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Last Update: 02-21-2017
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May 1976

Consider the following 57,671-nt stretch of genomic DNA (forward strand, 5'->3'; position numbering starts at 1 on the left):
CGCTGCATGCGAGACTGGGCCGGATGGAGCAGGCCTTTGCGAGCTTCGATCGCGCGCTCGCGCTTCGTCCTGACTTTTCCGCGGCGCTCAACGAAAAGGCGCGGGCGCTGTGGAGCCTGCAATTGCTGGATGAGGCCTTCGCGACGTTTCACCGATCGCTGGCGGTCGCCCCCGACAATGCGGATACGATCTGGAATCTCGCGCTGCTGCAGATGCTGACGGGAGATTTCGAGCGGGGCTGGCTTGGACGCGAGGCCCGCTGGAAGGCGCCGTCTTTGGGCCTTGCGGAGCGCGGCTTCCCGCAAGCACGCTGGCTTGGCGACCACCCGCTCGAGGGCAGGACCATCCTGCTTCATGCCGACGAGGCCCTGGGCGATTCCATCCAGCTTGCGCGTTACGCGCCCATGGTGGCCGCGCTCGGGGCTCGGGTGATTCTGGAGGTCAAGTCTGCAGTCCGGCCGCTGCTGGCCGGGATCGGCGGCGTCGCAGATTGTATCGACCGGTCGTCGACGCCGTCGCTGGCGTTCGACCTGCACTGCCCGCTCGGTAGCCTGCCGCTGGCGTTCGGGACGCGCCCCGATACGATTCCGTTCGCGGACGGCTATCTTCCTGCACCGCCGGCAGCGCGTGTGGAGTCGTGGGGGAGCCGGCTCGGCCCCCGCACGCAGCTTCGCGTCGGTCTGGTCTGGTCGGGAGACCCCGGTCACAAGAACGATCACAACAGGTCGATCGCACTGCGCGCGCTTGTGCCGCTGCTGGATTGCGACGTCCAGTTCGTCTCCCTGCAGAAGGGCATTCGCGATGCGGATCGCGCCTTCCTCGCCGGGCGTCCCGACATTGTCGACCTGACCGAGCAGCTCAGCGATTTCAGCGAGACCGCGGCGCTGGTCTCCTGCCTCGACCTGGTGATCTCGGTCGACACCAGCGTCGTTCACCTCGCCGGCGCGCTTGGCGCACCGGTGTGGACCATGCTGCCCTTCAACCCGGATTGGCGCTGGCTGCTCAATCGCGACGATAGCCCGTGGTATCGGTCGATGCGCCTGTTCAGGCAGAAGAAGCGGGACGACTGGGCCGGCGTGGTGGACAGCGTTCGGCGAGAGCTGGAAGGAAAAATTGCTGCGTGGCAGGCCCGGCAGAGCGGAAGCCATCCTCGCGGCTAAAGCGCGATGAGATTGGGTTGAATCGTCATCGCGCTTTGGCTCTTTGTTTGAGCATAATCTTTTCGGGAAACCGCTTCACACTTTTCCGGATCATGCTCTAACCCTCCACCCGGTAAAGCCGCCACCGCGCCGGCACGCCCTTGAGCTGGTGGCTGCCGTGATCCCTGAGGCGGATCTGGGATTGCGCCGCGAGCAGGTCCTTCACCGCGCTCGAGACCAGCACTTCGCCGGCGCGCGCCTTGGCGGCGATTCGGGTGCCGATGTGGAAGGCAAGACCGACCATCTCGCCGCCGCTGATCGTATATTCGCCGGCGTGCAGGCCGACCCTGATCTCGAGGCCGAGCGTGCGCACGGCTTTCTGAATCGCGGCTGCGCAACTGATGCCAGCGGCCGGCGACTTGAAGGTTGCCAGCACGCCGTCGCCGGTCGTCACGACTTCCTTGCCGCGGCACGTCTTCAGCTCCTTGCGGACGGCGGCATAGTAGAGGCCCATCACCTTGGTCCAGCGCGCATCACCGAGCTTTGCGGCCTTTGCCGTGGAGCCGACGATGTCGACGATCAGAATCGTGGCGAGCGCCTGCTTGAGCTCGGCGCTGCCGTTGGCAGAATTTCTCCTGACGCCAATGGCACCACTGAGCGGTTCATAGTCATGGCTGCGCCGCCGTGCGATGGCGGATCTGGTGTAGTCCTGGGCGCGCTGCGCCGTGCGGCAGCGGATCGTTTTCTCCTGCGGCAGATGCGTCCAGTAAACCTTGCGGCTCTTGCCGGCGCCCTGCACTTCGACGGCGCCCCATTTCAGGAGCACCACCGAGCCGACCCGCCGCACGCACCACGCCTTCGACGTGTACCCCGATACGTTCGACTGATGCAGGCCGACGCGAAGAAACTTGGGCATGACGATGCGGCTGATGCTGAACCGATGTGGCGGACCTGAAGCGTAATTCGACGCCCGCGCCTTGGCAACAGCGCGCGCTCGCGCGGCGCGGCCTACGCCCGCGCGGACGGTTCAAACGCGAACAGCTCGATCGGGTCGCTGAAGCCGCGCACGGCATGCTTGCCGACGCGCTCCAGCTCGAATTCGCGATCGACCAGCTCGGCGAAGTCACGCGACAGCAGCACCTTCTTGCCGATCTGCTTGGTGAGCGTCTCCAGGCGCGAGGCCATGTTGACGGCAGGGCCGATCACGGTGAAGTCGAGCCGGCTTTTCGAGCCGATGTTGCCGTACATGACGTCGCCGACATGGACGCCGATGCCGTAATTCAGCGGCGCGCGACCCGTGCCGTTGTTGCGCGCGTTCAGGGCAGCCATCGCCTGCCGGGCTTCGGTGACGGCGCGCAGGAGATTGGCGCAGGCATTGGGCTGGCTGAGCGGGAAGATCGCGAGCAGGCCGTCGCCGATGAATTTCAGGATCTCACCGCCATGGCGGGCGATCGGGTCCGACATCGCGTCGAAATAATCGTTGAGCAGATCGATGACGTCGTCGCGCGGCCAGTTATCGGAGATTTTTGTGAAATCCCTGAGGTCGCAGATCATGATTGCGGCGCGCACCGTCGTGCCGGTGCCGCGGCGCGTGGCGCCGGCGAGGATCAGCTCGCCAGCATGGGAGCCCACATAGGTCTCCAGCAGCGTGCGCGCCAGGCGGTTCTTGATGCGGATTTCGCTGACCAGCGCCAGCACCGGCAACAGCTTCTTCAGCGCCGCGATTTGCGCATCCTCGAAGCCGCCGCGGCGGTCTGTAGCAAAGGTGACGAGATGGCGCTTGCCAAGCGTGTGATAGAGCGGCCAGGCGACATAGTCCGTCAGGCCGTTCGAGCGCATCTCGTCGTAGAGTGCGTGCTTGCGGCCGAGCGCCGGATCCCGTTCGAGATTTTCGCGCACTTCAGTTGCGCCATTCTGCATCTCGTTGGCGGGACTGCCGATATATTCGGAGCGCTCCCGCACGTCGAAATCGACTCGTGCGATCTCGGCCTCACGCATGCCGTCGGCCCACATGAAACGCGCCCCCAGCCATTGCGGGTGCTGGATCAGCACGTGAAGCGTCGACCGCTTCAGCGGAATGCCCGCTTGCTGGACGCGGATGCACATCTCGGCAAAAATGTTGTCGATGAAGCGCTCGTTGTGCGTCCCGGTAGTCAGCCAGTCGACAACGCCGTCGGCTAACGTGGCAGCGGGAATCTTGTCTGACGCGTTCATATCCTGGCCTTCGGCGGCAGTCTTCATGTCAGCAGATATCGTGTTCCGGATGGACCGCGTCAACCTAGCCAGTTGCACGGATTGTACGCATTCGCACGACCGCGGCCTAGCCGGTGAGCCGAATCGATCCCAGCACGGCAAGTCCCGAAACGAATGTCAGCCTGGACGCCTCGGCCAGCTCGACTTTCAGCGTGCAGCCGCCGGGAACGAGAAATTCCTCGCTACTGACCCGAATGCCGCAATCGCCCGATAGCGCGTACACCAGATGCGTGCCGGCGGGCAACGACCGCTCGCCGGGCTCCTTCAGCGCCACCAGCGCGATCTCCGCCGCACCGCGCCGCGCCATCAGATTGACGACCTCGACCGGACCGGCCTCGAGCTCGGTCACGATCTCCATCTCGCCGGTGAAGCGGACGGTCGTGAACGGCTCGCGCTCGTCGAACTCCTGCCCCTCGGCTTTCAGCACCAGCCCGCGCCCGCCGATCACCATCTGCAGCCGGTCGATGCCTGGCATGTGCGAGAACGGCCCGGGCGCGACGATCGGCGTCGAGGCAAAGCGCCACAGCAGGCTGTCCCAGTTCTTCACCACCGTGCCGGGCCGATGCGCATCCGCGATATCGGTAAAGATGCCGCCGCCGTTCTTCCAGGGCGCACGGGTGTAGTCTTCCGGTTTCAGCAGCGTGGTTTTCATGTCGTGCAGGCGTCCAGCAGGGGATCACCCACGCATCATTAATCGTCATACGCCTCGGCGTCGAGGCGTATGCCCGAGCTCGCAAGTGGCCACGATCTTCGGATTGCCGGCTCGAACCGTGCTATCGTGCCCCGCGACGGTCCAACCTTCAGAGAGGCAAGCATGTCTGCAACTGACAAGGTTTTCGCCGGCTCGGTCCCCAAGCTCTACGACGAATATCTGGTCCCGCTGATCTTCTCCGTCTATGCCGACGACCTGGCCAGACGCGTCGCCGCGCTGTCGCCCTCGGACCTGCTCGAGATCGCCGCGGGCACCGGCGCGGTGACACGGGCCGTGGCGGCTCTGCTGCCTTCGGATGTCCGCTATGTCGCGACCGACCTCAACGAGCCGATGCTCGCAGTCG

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Detroit meets the Dreaded Potato Beetle.